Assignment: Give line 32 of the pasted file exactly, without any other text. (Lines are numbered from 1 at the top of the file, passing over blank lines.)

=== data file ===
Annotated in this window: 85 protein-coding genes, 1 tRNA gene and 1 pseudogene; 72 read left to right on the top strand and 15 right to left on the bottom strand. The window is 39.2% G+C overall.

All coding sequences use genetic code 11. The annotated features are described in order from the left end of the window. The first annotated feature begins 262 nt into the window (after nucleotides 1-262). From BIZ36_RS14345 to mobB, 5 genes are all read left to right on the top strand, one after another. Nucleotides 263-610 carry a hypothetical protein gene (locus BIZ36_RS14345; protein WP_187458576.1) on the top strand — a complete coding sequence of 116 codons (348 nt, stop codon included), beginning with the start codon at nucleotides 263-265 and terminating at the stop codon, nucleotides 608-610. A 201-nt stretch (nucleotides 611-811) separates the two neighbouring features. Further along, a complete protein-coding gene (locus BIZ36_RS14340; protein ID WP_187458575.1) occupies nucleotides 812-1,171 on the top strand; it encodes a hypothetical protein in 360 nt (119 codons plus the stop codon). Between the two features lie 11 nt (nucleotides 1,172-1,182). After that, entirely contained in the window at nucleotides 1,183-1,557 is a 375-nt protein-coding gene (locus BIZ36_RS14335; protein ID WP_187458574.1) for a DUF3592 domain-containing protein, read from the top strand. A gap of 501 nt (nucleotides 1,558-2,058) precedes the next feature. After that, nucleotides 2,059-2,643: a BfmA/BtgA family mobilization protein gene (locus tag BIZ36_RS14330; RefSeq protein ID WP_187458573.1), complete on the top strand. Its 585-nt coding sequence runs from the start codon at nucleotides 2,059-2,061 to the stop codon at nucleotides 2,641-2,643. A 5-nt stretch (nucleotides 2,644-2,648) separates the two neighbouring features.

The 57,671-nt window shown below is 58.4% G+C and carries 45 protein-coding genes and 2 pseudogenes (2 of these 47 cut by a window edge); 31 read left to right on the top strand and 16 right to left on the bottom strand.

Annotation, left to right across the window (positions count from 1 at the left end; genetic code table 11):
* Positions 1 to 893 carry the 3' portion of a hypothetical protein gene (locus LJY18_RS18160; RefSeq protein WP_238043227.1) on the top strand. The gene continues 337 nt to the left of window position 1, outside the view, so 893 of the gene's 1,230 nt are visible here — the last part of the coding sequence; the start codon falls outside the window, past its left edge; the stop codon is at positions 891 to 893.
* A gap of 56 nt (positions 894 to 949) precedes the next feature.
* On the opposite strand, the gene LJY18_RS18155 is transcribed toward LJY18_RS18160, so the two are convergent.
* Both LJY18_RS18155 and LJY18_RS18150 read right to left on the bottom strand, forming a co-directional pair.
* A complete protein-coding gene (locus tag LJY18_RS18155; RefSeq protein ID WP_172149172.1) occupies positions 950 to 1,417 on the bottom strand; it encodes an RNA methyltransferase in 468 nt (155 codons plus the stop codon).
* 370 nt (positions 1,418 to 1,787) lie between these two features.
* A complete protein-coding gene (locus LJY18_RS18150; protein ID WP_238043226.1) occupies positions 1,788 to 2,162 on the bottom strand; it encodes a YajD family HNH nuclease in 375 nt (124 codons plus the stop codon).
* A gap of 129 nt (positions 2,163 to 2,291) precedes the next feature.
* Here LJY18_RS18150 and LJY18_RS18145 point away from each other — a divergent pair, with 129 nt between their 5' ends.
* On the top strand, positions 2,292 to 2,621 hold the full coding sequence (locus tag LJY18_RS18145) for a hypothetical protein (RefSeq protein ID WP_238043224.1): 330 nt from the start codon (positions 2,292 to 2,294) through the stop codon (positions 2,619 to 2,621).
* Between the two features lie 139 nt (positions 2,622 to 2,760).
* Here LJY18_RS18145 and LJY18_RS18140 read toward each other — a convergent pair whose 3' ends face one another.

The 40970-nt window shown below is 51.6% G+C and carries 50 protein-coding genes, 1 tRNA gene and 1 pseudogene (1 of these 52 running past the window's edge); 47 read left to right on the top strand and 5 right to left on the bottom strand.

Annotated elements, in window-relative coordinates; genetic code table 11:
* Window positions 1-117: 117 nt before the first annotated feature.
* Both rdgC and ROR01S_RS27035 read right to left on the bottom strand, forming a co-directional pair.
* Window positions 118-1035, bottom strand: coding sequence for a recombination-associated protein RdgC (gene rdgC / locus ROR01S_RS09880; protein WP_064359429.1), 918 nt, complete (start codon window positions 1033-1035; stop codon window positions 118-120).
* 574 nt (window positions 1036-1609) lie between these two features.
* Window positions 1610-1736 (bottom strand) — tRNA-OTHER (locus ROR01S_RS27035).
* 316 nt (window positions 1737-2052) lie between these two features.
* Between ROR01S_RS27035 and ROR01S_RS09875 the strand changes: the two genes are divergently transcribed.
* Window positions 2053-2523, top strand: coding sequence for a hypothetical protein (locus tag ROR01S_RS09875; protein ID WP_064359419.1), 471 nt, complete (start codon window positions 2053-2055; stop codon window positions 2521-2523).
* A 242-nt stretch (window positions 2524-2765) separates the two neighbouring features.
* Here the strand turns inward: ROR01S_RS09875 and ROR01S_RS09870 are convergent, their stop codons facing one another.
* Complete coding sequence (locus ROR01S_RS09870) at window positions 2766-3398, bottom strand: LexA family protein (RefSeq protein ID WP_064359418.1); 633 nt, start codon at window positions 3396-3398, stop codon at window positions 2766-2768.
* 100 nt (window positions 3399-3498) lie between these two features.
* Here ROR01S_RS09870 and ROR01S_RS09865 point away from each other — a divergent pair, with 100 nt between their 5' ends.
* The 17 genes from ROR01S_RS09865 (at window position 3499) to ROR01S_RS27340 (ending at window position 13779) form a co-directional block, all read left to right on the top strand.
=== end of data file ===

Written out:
* The 17 genes from ROR01S_RS09865 (at window position 3499) to ROR01S_RS27340 (ending at window position 13779) form a co-directional block, all read left to right on the top strand.